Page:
Climate Change

The most significant environmental policy initiatives that legislators will face in North Carolina in the coming two years will be related to attempts to reduce carbon dioxide (CO2) emissions ostensibly to ward off future global warming.

N.C. Cannot Affect Global Warming

In 2005, the legislature created a global warming commission, the N.C. Legislative Commission on Global Climate Change (LCGCC) to evaluate the issue and to determine what, if any, policies the state should pursue. As of April 15, 2008, the time expired on the commission's legislative mandate without completing its work, after already being extended by more than a year in 2006. An extension has been voted on and passed during the 2008 session.

In addition to the LCGCC the North Carolina Department of Environment and Natural Resources (DENR) established its own study group made up of various special interests, from environmental advocacy groups to public utilities and other companies. This group is called the Climate Action Plan Advisory Group (CAPAG). The goal of CAPAG has been to devise policy proposals meant to reduce CO2 emissions.

In order to facilitate this process DENR hired a consulting group called the Center for Climate Strategies (CCS), primarily with funds from private foundations. All of these foundations have invested heavily in left-of-center environmental groups who espouse the view that global temperature increases since 1975, which leveled off after 1998, were caused by CO2 emissions. These emissions are generated by humanity's use of energy to light, cool, and heat their homes, power their automobiles, run their factories, and facilitate their leisure activities. CCS is among these organizations. It should be noted that CO2 is what humans exhale and what plants need to grow. It has no toxic effects.

As part of its work for the state, CCS devised a set of 56 policies meant to curb energy-using activities of all kinds. CAPAG has adopted these policies, and the LCGCC is now examining them with the expectation that most or all of them will be recommended to the General Assembly for possible adoption.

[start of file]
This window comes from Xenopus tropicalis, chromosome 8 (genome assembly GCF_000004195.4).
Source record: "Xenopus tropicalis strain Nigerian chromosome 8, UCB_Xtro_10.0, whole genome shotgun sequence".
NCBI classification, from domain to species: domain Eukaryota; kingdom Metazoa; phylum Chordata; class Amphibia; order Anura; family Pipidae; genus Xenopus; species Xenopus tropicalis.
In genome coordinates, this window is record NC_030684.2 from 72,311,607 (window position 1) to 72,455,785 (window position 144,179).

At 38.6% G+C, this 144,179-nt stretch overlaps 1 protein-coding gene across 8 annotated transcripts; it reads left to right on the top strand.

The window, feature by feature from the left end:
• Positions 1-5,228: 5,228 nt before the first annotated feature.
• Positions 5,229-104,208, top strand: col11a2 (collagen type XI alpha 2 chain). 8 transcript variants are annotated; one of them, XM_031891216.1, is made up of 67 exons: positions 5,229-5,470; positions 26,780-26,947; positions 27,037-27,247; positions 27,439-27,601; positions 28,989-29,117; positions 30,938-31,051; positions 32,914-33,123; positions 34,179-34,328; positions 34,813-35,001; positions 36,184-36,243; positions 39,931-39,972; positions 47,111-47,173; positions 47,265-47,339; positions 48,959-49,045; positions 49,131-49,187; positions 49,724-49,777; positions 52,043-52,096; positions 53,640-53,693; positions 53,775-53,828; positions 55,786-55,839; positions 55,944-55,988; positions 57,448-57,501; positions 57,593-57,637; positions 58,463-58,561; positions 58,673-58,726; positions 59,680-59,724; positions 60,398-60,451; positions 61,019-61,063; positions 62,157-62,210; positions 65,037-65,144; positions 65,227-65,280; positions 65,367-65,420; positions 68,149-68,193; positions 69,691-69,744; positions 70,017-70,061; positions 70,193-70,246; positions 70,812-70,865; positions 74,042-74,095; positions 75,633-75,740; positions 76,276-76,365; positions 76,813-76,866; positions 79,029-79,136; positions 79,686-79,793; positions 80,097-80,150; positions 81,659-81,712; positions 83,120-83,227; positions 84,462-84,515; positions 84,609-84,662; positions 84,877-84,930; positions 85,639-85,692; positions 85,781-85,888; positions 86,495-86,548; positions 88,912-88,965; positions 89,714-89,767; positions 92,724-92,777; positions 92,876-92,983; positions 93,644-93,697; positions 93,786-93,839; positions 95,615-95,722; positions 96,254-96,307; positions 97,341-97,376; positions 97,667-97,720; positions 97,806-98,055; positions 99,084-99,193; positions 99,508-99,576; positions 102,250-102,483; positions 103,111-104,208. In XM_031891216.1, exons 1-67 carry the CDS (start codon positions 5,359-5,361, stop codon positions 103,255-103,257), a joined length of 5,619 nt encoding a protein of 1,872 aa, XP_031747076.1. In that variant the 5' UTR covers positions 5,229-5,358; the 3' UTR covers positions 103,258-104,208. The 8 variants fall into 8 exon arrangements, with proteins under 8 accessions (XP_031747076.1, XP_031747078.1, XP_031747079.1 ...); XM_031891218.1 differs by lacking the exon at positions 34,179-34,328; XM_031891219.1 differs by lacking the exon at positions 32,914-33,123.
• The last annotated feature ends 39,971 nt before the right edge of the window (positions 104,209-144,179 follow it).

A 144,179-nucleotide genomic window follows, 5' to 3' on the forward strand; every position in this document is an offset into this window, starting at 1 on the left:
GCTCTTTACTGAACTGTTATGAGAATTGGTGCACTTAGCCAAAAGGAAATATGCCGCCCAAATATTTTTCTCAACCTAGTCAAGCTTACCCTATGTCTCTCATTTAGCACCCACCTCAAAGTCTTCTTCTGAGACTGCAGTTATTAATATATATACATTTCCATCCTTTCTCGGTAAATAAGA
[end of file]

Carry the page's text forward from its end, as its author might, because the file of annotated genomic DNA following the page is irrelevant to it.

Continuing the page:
It should be noted that CAPAG, in discussing these policy recommendations made by CCS, was not allowed to bring up any of the scientific issues surrounding global warming. Its mandate was to assume the same scientific assumptions made by CCS regarding human activities and global warming.

For example, the hypothesis that much of the global warming from the last century is due to natural causes, such as changes in the sun's intensity, were not allowed to be considered. Indeed no scientific opinions that contradicted those held by CCS and the foundations that have paid it for its North Carolina work were allowed into the process.


An important point — one that has not been disputed by any testimony before the climate commission — is that there is nothing North Carolina can do, either by itself or in conjunction with other states, that will have any noticeable impact on the climate.

If all 56 CAPAG proposals were adopted by not just North Carolina but all states in the Union and all countries of the world, there would be no noticeable impact on the climate. Dr. Thomas Wigley at the U.S National Center for Scientific Research, an adviser to Al Gore, in a 1998 Geophysical Research Letter article calculated that if there were 100 percent compliance by all countries that were party to the original United Nations treaty on global warming (the "Kyoto Protocol"), the effects would be "small" and "undetectable for many decades."

Wigley calculated that by by 2100, with 100 percent compliance from all Kyoto Protocol parties, global temperatures would increase by only 0.27 degrees F less than they would if nothing were done at all.

This scientific fact should be considered alongside the conclusions of economic analysis done by a team of economists from Suffolk University's Beacon Hill Institute in Boston.

That analysis estimated that by adopting only a portion of the 56 CAPAG/CCS recommendations, North Carolina would lose more than 33,000 jobs and more than $4.5 billion in gross state product. The real disposable income of North Carolina's citizens would fall by $2.2 billion. All this would occur in a three-year period. These policies would be all costs and no benefits for the citizens of North Carolina.


The best thing the state of North Carolina can do to help citizens to cope with the vagaries of future climate-related problems, whatever their cause and however severe, is to implement policies that promote economic growth and prosperity for the citizens of the state. This means lower taxes, fewer regulations, and a policy that promotes inexpensive energy. None of the 56 proposals being offered by CAPAG should be adopted.